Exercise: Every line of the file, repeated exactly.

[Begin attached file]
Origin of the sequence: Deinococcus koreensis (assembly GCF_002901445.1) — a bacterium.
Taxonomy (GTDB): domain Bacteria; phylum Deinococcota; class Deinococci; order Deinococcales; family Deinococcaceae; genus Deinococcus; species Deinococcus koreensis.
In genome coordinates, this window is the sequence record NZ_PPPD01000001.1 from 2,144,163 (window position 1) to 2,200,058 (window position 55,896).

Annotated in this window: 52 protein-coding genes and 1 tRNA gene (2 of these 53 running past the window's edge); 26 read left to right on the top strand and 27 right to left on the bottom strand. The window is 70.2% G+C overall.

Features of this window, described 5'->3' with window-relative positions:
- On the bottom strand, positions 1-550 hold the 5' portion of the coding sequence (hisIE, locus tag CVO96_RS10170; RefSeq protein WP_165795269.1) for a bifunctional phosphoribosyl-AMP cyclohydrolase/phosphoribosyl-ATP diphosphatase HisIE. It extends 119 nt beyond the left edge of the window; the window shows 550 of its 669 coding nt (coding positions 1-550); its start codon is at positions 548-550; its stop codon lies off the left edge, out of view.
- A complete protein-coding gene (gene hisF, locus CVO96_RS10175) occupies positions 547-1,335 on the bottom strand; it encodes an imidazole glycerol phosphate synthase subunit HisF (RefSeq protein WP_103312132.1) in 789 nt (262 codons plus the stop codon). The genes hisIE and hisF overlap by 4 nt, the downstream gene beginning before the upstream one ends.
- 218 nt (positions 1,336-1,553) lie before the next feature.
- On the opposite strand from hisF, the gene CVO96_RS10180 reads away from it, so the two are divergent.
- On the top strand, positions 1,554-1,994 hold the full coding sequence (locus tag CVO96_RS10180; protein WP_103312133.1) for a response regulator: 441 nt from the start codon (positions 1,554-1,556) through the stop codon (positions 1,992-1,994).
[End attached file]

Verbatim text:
Origin of the sequence: Deinococcus koreensis (assembly GCF_002901445.1) — a bacterium.
Taxonomy (GTDB): domain Bacteria; phylum Deinococcota; class Deinococci; order Deinococcales; family Deinococcaceae; genus Deinococcus; species Deinococcus koreensis.
In genome coordinates, this window is the sequence record NZ_PPPD01000001.1 from 2,144,163 (window position 1) to 2,200,058 (window position 55,896).

Annotated in this window: 52 protein-coding genes and 1 tRNA gene (2 of these 53 running past the window's edge); 26 read left to right on the top strand and 27 right to left on the bottom strand. The window is 70.2% G+C overall.

Features of this window, described 5'->3' with window-relative positions:
- On the bottom strand, positions 1-550 hold the 5' portion of the coding sequence (hisIE, locus tag CVO96_RS10170; RefSeq protein WP_165795269.1) for a bifunctional phosphoribosyl-AMP cyclohydrolase/phosphoribosyl-ATP diphosphatase HisIE. It extends 119 nt beyond the left edge of the window; the window shows 550 of its 669 coding nt (coding positions 1-550); its start codon is at positions 548-550; its stop codon lies off the left edge, out of view.
- A complete protein-coding gene (gene hisF, locus CVO96_RS10175) occupies positions 547-1,335 on the bottom strand; it encodes an imidazole glycerol phosphate synthase subunit HisF (RefSeq protein WP_103312132.1) in 789 nt (262 codons plus the stop codon). The genes hisIE and hisF overlap by 4 nt, the downstream gene beginning before the upstream one ends.
- 218 nt (positions 1,336-1,553) lie before the next feature.
- On the opposite strand from hisF, the gene CVO96_RS10180 reads away from it, so the two are divergent.
- On the top strand, positions 1,554-1,994 hold the full coding sequence (locus tag CVO96_RS10180; protein WP_103312133.1) for a response regulator: 441 nt from the start codon (positions 1,554-1,556) through the stop codon (positions 1,992-1,994).